Editor's note: In the mid-1900s, barbers visited rural Mexican villages to purchase long braids that could be used to make wigs. When such a barber comes to Erandi's town, it leads to a family dilemma.
"Erandi," Mama said, "what do you want for your birthday?"
Erandi wanted the doll, but she knew she couldn't have both the doll and a dress. She pointed to a yellow dress, the same color as the doll's.
"Maybe next year we can buy you a doll," Mama said as she paid for the dress.
After they left the shop, Mama turned to Erandi and said, "Now we will go to the barber shop."
Erandi caught her breath. My hair! So that is how Mama is going to get the money for a new net. She is going to sell my braids. Erandi shivered at the thought of the barber cutting off her braids. But she didn't say anything to Mama.
They reached Miquel's Barber Shop and went inside.
The line of women moved slowly, and Erandi's heart pounded as she and Mama reached the front.
"Next person!" the barber called out.
Gazing at the enormous scissors in his hand, Erandi felt her knees tremble. But before she could move, Mama walked to the chair and sat down.
I should have known Mama would never sell my hair, Erandi thought as she watched the barber wrap a white apron around her mama's shoulders and measure her hair.
"Your hair is not long enough," she heard the barber say.
Her mama's face reddened with embarrassment. Without a word, she got out of the chair and took Erandi's hand. As they turned to leave, the barber noticed Erandi's braids. "Wait," he called out. "We will buy your daughter's hair."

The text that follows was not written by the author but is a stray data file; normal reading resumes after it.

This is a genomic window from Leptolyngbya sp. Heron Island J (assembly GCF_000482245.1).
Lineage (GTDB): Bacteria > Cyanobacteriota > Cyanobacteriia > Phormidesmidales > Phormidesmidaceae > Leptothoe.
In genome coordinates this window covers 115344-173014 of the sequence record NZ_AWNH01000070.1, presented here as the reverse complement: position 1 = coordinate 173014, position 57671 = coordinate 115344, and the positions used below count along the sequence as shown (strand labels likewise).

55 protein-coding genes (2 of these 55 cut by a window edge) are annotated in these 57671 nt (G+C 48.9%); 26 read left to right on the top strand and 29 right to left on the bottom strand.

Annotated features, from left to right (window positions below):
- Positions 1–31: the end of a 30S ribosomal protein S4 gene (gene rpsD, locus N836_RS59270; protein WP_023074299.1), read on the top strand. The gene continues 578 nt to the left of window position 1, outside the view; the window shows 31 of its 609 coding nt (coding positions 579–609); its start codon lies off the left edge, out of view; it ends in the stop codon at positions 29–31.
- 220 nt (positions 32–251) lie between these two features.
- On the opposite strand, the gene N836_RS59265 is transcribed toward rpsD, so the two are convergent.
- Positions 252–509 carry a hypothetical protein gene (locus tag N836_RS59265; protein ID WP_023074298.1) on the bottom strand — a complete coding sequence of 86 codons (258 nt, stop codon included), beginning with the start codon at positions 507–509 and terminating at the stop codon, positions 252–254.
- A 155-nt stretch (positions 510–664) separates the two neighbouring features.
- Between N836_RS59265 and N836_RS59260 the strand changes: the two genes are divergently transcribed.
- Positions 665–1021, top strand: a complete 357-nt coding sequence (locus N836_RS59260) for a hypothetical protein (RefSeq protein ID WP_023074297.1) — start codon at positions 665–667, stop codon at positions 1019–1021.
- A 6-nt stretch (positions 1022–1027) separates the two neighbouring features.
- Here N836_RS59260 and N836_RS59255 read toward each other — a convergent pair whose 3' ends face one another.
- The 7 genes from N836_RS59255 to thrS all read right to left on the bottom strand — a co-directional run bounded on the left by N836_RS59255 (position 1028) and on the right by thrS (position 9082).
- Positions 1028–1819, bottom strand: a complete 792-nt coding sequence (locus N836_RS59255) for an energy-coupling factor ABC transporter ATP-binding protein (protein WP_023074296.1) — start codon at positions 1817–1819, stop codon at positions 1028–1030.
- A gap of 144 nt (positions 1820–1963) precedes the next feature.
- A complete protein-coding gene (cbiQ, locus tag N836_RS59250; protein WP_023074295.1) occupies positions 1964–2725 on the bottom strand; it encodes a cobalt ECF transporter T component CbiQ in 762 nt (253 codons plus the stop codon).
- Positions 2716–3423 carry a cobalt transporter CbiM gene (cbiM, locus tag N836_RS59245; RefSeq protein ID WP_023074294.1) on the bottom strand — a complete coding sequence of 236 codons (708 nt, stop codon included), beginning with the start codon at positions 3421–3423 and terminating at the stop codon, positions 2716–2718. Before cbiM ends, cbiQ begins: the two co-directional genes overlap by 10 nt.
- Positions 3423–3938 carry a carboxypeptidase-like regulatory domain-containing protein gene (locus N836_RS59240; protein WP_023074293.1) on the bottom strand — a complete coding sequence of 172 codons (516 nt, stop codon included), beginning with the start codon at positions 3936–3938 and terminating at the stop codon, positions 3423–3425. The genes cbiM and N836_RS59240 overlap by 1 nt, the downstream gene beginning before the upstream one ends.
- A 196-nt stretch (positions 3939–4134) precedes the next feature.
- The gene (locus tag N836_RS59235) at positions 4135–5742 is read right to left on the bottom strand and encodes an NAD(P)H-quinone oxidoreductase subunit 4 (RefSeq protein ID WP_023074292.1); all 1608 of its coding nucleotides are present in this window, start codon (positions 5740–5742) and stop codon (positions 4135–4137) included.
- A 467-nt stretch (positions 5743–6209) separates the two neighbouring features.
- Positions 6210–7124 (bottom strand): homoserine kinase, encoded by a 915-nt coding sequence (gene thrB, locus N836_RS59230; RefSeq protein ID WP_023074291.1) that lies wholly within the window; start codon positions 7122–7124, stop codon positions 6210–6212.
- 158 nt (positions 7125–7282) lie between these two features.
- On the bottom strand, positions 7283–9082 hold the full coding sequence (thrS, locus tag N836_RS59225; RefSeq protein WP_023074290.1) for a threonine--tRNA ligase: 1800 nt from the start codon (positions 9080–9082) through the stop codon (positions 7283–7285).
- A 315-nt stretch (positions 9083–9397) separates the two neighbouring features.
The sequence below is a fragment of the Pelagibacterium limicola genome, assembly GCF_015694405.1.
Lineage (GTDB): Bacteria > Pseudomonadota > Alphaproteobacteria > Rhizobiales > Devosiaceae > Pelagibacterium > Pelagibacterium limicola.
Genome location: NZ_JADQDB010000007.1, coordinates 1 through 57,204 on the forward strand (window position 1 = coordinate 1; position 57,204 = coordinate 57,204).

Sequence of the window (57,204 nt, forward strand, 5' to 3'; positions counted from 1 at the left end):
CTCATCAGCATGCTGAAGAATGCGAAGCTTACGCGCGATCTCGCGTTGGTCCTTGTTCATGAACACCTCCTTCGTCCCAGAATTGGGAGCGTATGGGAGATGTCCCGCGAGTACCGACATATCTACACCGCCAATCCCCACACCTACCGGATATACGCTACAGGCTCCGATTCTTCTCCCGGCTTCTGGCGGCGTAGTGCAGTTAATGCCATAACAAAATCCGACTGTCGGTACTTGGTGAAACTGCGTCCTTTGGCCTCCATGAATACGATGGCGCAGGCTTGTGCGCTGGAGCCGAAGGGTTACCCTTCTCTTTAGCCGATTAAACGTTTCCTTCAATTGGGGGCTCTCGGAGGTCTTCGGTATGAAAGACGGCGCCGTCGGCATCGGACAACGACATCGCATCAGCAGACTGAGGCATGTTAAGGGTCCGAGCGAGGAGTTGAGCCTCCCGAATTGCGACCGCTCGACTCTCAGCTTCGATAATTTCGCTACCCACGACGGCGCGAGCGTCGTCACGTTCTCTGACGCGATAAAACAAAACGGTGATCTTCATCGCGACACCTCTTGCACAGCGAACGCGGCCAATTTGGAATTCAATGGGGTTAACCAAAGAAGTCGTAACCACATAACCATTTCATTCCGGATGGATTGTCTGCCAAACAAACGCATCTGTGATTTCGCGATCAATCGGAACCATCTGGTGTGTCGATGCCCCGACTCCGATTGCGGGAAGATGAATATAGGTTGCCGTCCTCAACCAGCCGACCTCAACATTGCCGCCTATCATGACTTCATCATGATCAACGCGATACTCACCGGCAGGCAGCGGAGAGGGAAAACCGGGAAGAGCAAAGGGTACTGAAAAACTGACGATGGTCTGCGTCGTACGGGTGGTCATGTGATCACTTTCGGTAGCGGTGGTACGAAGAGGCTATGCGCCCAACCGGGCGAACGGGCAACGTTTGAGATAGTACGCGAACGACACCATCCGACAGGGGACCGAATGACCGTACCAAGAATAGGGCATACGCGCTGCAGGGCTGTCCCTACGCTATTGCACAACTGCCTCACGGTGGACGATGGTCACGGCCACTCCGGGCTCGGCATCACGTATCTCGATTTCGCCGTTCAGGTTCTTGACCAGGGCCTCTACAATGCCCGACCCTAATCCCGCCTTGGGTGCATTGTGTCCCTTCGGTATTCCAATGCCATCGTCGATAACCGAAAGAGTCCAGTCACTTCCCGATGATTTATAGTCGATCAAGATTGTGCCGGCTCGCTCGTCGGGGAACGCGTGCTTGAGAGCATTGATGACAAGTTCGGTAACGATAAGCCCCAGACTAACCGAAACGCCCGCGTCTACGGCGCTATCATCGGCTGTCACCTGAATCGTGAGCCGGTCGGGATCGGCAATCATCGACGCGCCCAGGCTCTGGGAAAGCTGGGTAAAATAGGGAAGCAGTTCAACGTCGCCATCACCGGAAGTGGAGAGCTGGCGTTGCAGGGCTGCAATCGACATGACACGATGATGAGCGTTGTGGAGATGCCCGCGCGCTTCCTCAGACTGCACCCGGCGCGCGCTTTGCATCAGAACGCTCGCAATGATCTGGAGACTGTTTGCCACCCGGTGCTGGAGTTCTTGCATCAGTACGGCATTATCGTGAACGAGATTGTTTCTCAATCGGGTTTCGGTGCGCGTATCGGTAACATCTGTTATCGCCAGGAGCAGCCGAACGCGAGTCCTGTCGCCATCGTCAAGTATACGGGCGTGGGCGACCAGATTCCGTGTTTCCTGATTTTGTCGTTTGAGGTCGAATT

Mama whirled around. "My daughter's hair is not for sale," she said proudly. Then she felt the pull of Erandi's hand and looked down.
"Si, Mama, we will sell my braids," Erandi whispered.
"No, mi hija," Mama said. "You don't have to sell your hair."
But Erandi let go of her hand and walked toward the chair. The women stared as she climbed up onto the seat.
The barber measured her braids and picked up his scissors. Erandi closed her eyes. Her hands turned cold when she felt the metal scissors rub against her face and neck and she heard the sharp snip snip.
The barber moved to the second braid and Erandi's eyes filled with tears. But she dared not cry. Instead she asked the barber, "Senor, will my hair grow back?"
"Of course! It will grow just as long and pretty as before," he told her.
Erandi kept her eyes shut until the barber had finished. Then she opened them slowly and looked in the mirror. Her hair reached just below the bottom of her ears.
Out on the street, the air was cold on the back of her neck. How strange it felt without her hair. Mama walked beside her, not saying a word. Only the hollow clapping of her huarches broke the silence of the cobblestone streets.
Finally, Erandi peeked at her mama's face and saw she was crying. "Forgive me, Erandi, I shouldn't have let you sell your hair," Mama sobbed, wiping her face with an old handkerchief.
"Your hair was the longest and most beautiful of all," her mama said.
Erandi paused for a moment, then asked shyly, "Mama, did they pay you enough to buy a new net?"
"!Si Mi Hija! They paid us more than I expected. We can buy a new net and the doll you wanted," she gave Erandi a big smile, and Erandi never felt happier.
Then Mama took Erandi's hand in hers, and as the last rays of the sun lit up the rooftops, they turned and went back to the square to buy Erandi's doll.
From ERANDI'S BRAIDS by Antonio Hernandez Madrigal. Text Copyright c 1999 by Antonio Hernandez Madrigal. Illustrations c 1999 by Tomie dePaolo. Reprinted by permission of G.P. Putnam's Sons, a division of Penguin Putnam Books for Young Readers.